So if a wand(example) is to be crafted of iron and contain an enchantment of level 40 the base expenditure for opening and enchanting is 10(for opening) 4 for the enchantment (+1 per Verditius Rune if applying any). Now the finished product would cost a commissioner 14(for opening and initial enchantment) + 28 (the direct profit to the Verditii for his services and superior quality) = 42 vis. The fact that the Verdi can save his own initial expenditure of vim vis on the front end end only means that he profits greater on the back end for having a higher craft score than another Verdi. The customer's costs remain constant and predictable as per the House regulated pricing scheme.

That is at least according to RAW. Anything else is outside the written framework.

No, we only multiply the vis used to instill the effect leaving unchanged the vis needed in order to open the object (purchaser would supply it) and although a Verditus can lower this quantity with its rilevant and applicable Craft Score, he will always ask the full amount a normal magus needs in order to open the object.

5 pawns to open
3 for the effect
3 for the Verdius's work

Total 11 (but this is an HR based on our understanding of the rules)

In any case an official explanation/FAQ about this issue (including also the cost in pound) would be appreciated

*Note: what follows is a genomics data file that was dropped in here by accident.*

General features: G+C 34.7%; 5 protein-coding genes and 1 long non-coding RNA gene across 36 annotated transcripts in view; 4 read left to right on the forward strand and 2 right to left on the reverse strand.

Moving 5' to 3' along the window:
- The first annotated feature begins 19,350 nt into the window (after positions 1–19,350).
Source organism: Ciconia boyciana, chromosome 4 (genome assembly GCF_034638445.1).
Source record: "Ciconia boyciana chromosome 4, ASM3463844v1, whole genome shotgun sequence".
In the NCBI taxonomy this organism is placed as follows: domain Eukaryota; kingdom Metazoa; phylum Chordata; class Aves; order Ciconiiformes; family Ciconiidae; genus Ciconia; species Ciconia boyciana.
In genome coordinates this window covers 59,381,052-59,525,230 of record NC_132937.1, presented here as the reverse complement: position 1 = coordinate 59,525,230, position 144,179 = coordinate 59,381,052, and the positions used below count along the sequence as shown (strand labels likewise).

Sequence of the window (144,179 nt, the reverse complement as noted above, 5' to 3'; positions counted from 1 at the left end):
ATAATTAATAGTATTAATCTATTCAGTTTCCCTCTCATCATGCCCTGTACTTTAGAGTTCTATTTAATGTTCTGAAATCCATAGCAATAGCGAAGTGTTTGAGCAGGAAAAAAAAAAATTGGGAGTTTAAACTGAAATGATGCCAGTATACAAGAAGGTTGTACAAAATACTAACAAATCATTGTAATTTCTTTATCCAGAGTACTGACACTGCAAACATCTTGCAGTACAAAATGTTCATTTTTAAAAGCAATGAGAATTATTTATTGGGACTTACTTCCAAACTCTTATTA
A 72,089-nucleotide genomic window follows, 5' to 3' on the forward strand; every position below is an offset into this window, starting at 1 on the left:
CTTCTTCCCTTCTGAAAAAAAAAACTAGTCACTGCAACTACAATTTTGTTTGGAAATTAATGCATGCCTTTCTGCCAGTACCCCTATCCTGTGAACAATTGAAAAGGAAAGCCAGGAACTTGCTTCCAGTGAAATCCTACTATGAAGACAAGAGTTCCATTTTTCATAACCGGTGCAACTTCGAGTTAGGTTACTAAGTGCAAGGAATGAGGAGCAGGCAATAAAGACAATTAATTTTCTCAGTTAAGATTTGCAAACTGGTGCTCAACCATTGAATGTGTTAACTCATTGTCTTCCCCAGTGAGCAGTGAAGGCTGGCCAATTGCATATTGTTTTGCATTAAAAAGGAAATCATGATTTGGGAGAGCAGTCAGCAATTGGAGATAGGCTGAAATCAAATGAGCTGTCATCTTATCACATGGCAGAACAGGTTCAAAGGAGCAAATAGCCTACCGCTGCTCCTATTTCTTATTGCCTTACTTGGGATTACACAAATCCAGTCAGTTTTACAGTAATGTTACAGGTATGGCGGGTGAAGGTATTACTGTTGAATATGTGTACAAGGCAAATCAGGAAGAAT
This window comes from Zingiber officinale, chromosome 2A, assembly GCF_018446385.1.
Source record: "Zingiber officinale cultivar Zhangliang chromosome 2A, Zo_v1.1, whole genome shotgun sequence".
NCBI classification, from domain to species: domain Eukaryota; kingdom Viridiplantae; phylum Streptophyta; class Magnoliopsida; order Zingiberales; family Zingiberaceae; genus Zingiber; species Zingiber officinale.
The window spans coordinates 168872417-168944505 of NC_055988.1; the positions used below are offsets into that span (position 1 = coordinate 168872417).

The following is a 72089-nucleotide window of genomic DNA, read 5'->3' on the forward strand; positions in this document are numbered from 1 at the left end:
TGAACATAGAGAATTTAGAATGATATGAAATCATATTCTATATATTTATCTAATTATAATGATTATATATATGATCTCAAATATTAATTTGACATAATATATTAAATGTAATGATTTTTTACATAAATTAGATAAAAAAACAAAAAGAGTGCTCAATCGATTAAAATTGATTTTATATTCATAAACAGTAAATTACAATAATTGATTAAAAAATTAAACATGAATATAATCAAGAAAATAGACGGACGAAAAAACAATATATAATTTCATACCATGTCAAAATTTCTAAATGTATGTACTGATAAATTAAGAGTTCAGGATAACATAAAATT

Well, its is all the vis you need to complete the task and twice that amount as the Verditius' gain. So it is effectively 3x the vis needed. (Well sort of as the vis needed to complete the task has to be of a particular technique or form, while the gain can be any technique or form.)

6pawns for at least two seasons' work (one season to open the item, another to instill the enchantment) sound unattractive to most magi. You can easily gain more by vis-extraction.

Well, the example given on page 128 in HoH: MC tells otherwise. Hephaestion charges 27 pawns of vis.

our charter states that everyone who saves vis for covenantcosts, gets half of the savings in his pocket.

I'd say a flat rate of twice the vis needed and what you save is a further incentive to be in the market

tbh, i always thought that the example on p.128 was a mistake. The final totals for vis used/charged just don't seem to add up.

Reading again the example on p 128 (HoH:MC) I agree that there are some errors of calculation.

For a final level of the effect 40 a magus needs 4 pawns of vis, 5 in this case for the Verditius Elder Rune used. Please note that using Verditius Elder Rune seems to me that demands 2 pawns of vis, one for the rune and another one for the increase of level (already considered in the final level, suppose an item with an effect level 0f 30 [3 units] modified to 35 [4 units] for the use of one rune).

At the end Hephaestion uses 7 pawns of vis and so he charges 14 pawns of vis for his services. An other magus from a different House lacking the ability to reduce the cost for the opening of the object would have demanded 28 pawns of vis (10 to open + 4 for the effect)x2.

Why a skillful Craft magus would have to gain little vis than an other less skillful magus? Because his economic price attracts more customers!

Whichever comment on my deduction is very appreciated as well whichever help in order to resolve this controversial issue